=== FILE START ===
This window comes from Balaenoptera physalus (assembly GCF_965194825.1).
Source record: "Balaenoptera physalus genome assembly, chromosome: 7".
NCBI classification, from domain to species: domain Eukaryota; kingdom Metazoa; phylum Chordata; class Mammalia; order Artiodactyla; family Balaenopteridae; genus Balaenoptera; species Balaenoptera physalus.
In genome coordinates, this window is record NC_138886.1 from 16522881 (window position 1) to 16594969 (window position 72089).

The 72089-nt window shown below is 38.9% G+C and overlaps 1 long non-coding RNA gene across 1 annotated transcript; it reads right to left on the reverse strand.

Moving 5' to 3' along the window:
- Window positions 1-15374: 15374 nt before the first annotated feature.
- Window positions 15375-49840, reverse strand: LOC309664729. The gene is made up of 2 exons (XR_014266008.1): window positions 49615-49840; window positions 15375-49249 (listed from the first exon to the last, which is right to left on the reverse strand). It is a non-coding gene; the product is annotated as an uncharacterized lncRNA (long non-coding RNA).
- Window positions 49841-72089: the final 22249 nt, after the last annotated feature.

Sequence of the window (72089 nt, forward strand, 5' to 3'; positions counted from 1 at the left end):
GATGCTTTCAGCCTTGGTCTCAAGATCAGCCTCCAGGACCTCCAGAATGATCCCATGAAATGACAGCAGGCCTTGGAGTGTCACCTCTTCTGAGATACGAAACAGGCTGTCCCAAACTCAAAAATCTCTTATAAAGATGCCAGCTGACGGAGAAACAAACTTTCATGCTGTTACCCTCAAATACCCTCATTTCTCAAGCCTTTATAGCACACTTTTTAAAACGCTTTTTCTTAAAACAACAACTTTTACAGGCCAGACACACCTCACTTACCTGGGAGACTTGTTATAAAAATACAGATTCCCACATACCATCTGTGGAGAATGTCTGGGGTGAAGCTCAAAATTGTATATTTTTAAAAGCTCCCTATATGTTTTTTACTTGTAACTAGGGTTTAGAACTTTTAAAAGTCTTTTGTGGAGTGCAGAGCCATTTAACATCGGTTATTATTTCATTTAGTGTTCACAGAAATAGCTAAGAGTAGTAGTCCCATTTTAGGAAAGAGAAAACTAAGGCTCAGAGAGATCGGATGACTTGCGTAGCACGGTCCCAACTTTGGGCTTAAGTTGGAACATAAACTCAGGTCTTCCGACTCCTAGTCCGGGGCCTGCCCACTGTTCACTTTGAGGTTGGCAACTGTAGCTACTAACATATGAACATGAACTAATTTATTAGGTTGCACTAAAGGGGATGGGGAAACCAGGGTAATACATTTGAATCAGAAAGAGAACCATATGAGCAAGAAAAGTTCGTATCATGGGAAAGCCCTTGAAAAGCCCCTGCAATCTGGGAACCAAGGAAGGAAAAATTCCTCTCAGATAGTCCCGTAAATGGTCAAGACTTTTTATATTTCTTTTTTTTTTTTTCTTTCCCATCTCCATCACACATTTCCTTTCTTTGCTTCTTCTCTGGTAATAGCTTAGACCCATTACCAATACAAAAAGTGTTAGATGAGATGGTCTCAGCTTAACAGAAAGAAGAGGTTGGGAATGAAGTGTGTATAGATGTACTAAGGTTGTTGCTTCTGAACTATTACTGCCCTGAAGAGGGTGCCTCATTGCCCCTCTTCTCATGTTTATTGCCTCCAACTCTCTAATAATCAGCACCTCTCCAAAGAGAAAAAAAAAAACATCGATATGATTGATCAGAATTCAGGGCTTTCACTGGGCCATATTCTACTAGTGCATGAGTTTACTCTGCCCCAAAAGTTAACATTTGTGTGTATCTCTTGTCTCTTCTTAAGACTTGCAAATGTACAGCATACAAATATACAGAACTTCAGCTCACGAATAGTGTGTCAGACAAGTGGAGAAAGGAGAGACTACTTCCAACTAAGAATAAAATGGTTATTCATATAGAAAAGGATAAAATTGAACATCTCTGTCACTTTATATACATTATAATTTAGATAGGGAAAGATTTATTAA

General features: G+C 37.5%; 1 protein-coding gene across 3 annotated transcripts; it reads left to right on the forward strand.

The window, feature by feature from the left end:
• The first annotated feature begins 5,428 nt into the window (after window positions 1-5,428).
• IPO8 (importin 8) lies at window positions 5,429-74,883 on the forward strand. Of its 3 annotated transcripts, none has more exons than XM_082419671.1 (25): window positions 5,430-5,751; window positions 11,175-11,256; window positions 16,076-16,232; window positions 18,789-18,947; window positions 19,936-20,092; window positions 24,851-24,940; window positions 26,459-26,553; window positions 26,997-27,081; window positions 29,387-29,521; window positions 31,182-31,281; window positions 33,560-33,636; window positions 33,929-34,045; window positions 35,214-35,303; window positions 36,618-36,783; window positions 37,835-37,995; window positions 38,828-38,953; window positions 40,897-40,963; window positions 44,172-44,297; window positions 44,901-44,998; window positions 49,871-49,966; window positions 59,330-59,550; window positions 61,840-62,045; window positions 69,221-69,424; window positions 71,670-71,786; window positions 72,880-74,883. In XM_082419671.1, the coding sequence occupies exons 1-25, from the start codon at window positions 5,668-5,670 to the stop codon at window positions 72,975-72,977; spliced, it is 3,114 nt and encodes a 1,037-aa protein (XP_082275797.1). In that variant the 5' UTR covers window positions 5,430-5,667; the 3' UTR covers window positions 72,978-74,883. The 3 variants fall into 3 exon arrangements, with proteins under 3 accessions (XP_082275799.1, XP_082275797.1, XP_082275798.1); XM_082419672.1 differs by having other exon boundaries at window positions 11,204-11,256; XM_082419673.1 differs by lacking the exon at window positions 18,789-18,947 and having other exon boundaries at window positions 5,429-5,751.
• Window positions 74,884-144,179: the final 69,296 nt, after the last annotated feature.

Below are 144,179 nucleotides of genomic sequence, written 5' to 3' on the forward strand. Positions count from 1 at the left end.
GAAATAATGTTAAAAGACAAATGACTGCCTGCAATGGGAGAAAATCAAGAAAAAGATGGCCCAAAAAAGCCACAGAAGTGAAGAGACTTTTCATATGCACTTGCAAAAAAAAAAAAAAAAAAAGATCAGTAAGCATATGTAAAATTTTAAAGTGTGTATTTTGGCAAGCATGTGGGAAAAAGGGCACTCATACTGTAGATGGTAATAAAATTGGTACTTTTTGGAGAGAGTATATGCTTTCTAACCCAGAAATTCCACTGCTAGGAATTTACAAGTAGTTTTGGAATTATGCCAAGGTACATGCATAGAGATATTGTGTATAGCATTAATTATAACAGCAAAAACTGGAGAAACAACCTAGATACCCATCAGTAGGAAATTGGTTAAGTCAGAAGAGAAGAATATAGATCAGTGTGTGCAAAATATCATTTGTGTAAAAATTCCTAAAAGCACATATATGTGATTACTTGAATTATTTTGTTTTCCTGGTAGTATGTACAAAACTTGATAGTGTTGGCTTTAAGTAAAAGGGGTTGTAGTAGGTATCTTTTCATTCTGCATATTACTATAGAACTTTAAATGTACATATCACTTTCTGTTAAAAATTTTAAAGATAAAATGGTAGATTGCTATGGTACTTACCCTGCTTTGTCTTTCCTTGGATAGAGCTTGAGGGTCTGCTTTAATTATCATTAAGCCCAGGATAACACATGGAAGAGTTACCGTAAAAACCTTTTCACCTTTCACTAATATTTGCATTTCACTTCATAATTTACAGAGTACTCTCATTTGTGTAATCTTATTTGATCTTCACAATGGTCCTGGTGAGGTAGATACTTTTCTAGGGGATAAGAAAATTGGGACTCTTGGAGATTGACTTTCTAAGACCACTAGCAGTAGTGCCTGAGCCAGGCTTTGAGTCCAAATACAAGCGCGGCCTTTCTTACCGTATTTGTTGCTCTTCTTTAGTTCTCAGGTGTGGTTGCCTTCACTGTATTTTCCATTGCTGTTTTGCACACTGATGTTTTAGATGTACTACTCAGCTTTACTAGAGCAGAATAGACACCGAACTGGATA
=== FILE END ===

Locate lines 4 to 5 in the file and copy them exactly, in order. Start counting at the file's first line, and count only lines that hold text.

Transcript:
In genome coordinates, this window is record NC_138886.1 from 16522881 (window position 1) to 16594969 (window position 72089).

The 72089-nt window shown below is 38.9% G+C and overlaps 1 long non-coding RNA gene across 1 annotated transcript; it reads right to left on the reverse strand.